I’m not sure why that’s ironic, but yes, South Korean manufacturing has come a long way in terms of quality in the last few decades, virtually on par with Japanese manufacturing.
My other half got a Veloster. It drives like a 2nd generation CRX - I know because I’ve had 3 and still have one. It appears to be built like one too - nothing overly fancy (unless you count the nav system) but everything works, and works well. Having driven several Hyundais when she was shopping for this one, including the frankly amazing Genesis Coupe, I’d say Hyundai/Kia are right up there with where Honda was in the 90’s, which is arguably a better place than Honda is today.
There were some complaints concerning difficult to access parts but I have found that on many different vehicles. We have no rust problems. That would be major.
What is the model year of your Datsun Fairlady/SPL-310/SPL-311?
If it is from the '60s, how easy is it to replace the air filter?
I never owned a Datsun roadster a couple of guys I went to high school with did. They were 1.5L so would have been early to mid 1960s 310s. I’m not sure but the hard to work on complaint could have involved the air filter. I think the carbs were on the opposite side of the engine than MGs.
Yep, function over form any day…though function would include road-gripability and good steering in a cross wind. But if I was a plumber, electrician, etc. I would be glad for the few minutes standing upright, inside my own van…I probably would spend enough of my time down on floors, face up doing my job.
@shadowfax; As I have already mentioned, I have the 6 speed, Veloster Turbo and couldn’t agree more. It is probably the only car that hasn’t caused buyer’s remorse in me (I am cheap and always feel I have overspent).
It was supposed to be my commuter car but now we also use it for all road trips/etc. The small SUV is just sitting in the garage.
That was one of them. The geniuses who designed that Datsun apparently never thought about how an owner would go about changing the air filter on the twin side-draft carbs. There was so little space between the inner fender liner and the air cleaner cover that it was impossible to remove the cover unless you disconnected the carbs from the intake manifold. The result was that–probably–95% of these cars never had the air filter replaced.
While I don’t recall the actual details, our mechanic used to complain about the disc brakes. While he was used to working on Jags and other makes with disc brakes, he said that the front brakes on these Datsuns worked differently from every other disc brake with which he was familiar, and that they were a PITA.
Oooh… Another candidate for an Aztek.
I think Mercedes Benz makes a model called the Kompressor. The name implies it is unsafe in a severe collision.
That’s a stretch.
Kompressor is MB’s term for a supercharged engine.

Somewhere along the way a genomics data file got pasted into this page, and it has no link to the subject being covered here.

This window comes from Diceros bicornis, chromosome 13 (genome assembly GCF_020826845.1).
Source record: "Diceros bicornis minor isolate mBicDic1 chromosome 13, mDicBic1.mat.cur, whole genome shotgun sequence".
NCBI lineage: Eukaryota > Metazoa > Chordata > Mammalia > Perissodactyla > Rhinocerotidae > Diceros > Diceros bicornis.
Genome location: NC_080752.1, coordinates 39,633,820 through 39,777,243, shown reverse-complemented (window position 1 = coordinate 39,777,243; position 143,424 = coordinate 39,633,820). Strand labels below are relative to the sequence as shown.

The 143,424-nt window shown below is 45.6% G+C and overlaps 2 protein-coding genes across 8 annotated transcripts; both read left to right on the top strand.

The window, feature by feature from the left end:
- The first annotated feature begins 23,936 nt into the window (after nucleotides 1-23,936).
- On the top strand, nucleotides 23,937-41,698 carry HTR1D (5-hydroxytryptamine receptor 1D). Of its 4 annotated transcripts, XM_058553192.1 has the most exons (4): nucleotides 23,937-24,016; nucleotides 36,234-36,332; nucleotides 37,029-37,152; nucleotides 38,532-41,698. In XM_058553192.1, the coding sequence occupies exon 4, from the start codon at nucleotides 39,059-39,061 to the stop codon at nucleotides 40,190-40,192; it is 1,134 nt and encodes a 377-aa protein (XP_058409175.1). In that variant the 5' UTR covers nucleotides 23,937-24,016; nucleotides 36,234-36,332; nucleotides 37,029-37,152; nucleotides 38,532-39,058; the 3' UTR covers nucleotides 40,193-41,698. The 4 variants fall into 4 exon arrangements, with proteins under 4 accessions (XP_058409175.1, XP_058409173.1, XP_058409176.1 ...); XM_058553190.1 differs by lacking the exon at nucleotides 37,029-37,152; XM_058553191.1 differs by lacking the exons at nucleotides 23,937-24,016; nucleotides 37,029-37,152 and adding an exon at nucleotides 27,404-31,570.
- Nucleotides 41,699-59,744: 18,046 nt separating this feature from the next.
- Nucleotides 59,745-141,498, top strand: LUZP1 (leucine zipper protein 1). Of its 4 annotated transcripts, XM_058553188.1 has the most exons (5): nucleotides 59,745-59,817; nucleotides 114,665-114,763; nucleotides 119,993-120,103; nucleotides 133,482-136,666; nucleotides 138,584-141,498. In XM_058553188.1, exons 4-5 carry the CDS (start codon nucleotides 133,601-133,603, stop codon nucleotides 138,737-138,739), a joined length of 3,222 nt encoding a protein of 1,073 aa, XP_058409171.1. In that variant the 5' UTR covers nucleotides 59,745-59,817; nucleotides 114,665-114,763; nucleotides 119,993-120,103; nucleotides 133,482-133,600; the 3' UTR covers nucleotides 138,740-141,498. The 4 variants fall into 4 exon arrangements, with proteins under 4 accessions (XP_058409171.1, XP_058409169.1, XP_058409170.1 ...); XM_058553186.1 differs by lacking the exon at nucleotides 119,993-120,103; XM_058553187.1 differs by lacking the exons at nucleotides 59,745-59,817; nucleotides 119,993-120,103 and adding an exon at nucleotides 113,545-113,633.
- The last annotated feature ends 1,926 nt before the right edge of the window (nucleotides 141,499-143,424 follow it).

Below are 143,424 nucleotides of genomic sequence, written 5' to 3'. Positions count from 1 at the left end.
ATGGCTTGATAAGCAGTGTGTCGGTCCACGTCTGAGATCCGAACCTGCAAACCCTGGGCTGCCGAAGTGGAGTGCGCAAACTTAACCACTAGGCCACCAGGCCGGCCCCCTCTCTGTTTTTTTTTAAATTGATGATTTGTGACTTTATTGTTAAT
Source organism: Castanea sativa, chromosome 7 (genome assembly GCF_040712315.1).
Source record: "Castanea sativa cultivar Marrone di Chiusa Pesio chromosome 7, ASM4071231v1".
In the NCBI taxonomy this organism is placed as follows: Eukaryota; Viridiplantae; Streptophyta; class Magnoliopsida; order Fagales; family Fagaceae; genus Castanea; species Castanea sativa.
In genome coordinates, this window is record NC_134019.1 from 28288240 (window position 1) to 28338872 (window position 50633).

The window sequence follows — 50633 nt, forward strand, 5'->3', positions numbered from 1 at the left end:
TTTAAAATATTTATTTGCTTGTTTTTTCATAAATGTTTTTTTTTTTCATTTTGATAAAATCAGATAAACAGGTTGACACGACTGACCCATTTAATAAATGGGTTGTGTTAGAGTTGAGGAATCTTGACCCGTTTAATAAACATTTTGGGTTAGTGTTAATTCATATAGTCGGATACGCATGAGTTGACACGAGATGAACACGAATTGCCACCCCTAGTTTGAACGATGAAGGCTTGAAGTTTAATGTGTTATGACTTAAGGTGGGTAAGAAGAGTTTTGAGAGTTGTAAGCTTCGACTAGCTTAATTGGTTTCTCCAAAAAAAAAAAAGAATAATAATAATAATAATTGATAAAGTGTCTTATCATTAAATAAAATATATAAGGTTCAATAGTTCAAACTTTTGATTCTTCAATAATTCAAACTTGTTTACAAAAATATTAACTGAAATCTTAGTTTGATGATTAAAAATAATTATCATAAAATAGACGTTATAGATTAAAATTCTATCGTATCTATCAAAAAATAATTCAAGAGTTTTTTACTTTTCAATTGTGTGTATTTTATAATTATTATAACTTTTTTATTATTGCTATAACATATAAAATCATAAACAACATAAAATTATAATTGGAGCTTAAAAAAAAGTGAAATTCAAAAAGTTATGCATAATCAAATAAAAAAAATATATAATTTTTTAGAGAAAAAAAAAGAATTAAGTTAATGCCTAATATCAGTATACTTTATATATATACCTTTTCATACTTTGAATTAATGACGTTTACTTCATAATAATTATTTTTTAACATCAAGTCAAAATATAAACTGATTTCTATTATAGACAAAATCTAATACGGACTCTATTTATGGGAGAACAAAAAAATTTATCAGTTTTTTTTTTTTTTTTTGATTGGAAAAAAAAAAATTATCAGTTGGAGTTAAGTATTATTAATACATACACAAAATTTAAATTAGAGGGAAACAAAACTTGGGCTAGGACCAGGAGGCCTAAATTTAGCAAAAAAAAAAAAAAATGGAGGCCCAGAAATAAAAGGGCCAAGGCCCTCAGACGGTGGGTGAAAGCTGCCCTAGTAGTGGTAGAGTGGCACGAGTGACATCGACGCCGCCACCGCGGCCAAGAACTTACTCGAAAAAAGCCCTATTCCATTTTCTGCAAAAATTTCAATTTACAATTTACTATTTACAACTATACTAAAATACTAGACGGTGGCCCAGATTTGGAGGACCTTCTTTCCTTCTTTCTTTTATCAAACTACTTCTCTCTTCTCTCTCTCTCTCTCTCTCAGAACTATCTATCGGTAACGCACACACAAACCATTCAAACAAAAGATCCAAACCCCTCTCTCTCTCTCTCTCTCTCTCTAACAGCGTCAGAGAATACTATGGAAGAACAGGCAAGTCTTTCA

Not a model name, see shanonia’s post.
Hyundai Equus and Veloster. How are those names pronounced? If you pronounce it “wrongly” in the presence of someone who “knows,” you can be embarrassed. Names like that just make for discomfort and unease. For that matter, how many except for some Americans beyond a certain age know how to pronounce Tucson?
How about Kia Sportage? Is it SPORTidge or sportAAJH? If SPORTage, I’m sorry, that is an awkward sounding word that lacks a clear meaning. It somehow suggests something secreted or leaked from who knows what.
(sorry, above incomplete)
If sporTAAJH, it sounds French, which makes sense, because the word looks French, and seems to refer to something sporty. I prefer sporTAAJH, but who is the authority?
How about Toyota Prius? Long or short i? For that matter, long or short u? And Prius V. Is that V pronounced like the letter V, or does it stand for Roman numeral five, and so is pronounced “five”?
Names that are awkward in the reading or saying cast a negative aspect on the product, especially if they inspire an in-group and out-group situation.
I read that Apple wants their soon-to-be-released Iphone X to be called Iphone ten.
This reminds me of a BBC comedy named Keeping Up Appearances. The main characters are a social climbing wife and her henpecked husband. Their last name is Bucket, but she insists on pronouncing it as “Bouquet”. A very funny show. Anyway, pronounce it any way you want. If someone wants to give you a hard time because you mispronounce the name, they are the one with the problems, not you.
And another thing:
There is a local Hyundai dealer advertisement I saw yesterday. They prentend it is a news conference. One reporter pronounces the name Hyun-day and another Hyundai-eye. If a dealer uses two pronunciations, why should we worry about car name pronunciations?
I haven’t seen “Keeping Up Appearances” in years and it was very funny. Didn’t they drive a Rover sedan?
Yes, a Rover 216.
No, it was a Rover 213, which was really a Honda Civic with different badges glued onto it.